It’s summer! Really, truly, officially summer. How do I know? Because all throughout the valley, hardneck garlic plants are sending up their scapes in attempt to blossom out and propagate life. When this happens, I know spring is behind us. It’s time to pull out my canning jars and get ready for the harvesting that will continue from now until the end of November.
Just yesterday, I was harvesting scapes at the farmshare. After tackling our 2/3 of a row, I returned home and dove right into canning pickled garlic scapes. Ten quarts might be lots for some people, but when you have 3 little nieces who will polish off an entire jar in one sitting…well! I have to ration them out!
Here’s the recipe, if you’re looking for something unique and delicious to add to your canning repertoire this year!
The Ingredients You’ll Need
I have to confess I didn’t weigh my scapes before I began canning. I believe about a 3 gallon container (3 grocery bags) full is what I had.
To make my favorite recipe, you’ll need:
- 7 quart/litre jars
- about 3 grocery bags of scapes
- 10 C water
- 12 C white or AC vinegar
- 1/3 C canning or sea salt
- 14 teaspoons of mustard seed
Prep Work on the Stovetop
Before you do anything else, measure salt, water and vinegar into a 21 quart/litre stockpot. This is your brine for making pickled garlic scapes!
Set the burner to high. Bring the liquid to a boil and then boil for 10 minutes. Also fill and heat your watebath canner at this time.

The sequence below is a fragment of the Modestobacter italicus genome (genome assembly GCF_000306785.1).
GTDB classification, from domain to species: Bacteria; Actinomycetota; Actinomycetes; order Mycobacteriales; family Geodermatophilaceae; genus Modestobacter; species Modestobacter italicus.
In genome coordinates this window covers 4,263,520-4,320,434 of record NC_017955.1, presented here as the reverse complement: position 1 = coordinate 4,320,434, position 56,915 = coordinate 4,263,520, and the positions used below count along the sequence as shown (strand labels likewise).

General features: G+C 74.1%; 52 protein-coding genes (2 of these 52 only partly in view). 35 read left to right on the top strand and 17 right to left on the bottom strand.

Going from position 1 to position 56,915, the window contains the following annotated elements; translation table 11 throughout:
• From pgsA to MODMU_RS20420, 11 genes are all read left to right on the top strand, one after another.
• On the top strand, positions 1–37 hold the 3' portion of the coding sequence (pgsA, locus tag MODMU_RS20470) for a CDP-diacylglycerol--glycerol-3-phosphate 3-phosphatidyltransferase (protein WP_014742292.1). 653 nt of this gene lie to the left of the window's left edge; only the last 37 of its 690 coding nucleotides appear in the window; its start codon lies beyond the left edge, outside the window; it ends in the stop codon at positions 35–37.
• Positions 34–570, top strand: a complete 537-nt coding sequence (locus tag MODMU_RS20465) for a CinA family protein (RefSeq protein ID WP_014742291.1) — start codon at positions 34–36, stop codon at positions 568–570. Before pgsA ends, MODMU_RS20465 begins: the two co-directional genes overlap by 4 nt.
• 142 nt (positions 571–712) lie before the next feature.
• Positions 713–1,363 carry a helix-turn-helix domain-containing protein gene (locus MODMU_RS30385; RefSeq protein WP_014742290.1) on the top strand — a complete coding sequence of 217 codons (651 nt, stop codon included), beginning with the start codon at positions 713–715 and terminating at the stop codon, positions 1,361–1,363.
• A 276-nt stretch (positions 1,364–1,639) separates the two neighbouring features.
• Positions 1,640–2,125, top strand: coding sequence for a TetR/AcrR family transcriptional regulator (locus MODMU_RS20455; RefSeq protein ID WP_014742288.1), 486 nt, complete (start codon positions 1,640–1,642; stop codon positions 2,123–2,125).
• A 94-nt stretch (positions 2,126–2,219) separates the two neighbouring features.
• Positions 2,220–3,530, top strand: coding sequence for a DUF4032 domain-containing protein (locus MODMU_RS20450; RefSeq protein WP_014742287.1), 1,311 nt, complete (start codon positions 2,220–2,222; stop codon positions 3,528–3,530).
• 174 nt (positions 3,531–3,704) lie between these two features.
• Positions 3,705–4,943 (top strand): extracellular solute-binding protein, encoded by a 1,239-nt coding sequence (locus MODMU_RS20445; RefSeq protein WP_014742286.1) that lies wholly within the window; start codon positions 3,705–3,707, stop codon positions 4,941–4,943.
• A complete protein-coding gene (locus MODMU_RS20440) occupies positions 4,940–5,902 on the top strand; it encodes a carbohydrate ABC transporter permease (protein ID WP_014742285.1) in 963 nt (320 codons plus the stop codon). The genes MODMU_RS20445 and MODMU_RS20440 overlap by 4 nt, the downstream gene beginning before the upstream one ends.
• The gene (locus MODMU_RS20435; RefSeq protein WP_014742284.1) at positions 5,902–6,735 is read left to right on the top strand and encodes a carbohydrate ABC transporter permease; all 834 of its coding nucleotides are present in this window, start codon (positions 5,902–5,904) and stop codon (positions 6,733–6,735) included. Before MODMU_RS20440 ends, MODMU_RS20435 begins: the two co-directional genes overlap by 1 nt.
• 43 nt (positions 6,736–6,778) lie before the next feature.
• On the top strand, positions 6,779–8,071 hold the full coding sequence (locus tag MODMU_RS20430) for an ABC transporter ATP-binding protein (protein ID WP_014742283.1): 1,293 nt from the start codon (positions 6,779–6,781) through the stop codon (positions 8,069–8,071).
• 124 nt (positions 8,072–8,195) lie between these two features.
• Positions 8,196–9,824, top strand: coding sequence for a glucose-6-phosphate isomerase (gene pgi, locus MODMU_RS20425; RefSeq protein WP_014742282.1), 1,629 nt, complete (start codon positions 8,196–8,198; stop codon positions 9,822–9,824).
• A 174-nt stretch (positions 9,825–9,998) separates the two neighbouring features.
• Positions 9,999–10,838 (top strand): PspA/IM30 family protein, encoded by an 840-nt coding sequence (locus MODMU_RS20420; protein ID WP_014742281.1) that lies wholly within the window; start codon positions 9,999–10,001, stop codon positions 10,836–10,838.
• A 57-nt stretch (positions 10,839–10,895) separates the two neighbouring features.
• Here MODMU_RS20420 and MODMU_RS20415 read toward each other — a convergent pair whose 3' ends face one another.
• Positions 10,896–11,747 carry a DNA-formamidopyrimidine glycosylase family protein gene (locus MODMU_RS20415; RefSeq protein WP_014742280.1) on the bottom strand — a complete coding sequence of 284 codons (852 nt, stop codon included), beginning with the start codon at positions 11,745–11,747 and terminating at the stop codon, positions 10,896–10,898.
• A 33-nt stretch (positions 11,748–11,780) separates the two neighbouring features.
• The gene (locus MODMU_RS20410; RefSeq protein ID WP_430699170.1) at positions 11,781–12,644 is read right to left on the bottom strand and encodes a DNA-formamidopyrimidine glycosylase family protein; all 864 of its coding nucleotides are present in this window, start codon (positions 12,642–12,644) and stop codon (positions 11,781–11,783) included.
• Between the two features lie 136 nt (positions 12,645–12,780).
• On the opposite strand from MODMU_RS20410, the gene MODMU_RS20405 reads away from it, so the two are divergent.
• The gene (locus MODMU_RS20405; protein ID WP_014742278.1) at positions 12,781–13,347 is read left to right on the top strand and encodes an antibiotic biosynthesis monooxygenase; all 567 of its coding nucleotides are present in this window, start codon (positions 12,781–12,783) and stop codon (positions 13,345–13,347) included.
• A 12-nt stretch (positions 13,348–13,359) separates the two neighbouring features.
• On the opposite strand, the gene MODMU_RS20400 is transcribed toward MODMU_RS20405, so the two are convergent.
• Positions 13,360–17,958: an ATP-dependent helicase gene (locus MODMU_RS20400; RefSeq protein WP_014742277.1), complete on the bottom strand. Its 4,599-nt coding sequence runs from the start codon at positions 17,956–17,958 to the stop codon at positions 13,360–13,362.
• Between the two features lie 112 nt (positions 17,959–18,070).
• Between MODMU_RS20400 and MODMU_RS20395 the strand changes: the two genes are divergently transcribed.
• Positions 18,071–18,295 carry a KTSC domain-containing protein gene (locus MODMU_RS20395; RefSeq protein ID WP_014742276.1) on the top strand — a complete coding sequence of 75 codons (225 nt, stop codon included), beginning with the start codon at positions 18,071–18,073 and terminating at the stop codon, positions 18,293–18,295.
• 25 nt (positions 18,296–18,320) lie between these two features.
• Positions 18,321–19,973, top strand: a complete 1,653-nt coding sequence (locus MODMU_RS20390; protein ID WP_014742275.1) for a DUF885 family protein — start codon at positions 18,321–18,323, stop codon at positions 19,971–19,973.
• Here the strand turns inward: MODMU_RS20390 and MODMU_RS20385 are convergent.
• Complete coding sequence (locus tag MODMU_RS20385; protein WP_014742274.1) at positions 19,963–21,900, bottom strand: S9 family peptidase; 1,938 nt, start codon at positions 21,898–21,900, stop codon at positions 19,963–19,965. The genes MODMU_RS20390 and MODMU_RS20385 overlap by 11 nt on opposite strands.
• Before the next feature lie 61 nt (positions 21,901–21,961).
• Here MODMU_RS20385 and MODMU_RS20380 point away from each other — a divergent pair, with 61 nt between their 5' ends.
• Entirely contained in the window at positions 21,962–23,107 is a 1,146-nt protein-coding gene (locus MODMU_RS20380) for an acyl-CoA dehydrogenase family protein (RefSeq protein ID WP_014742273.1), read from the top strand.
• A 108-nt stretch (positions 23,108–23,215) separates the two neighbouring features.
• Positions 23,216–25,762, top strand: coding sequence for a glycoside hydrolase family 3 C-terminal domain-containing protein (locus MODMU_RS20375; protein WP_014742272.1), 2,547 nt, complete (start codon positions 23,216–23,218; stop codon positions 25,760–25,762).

Warm your tin canning lids in a small pot of water and lay your canning rings by.
Once you’re all set up, it’s time to start stuffing jars!
Stuff Your Canning Jars
Because they’re so kinky and curly, garlic scapes can be difficult to fit into jars. I usually take a handful, trim off their tough bases, stretch the pliable stalks out straight, then cut them to length. They should be about an inch shorter than your jar.
Stuff, poke, twist and fill each jar until it becomes difficult to add any more scapes. You should have enough to do 7 quarts/litres.
Once you’re done stuffing them, add 2 teaspoons of mustard seed to each jar.
Add the Pickling Brine
And then, it’s time to fill the jars with your boiled brine! Do so cautiously. The hot liquid can crack glass.
I usually add about ½ inch of brine to every jar, just to acclimatize the glass. It usually does the trick, and by the time I’ve given each one that ½ inch, the jar I started with can be filled up without cracking the glass.
Note: if you’re worried about breaking jars, set them in the kitchen sink for 1-2 minutes in a few inches of hot water. You should be able toadd the brine all at once, without any issues.
After adding the pickling brine, wipe the rims of your jars to remove all salt residue. Plop a clean lid in place and add a metal band, tightening to fingertip tightness. Submerge in the waterbath canner’s hot water.
Once all the jars are in the canner, put the lid in place. Bring the canner to a boil, then set the timer for 20 minutes. After your timer goes, remove the quart jars from the hot water. Set on a rack to cool for 12-24 hours.
Once the jars have reached room temperature, remove bands, check for a seal and then stash sealed jars away. If one failed to seal? Pop it in the back of your refrigerator and let it sit for 4-6 weeks before consuming!
This is my all time favorite pickled garlic scape recipe!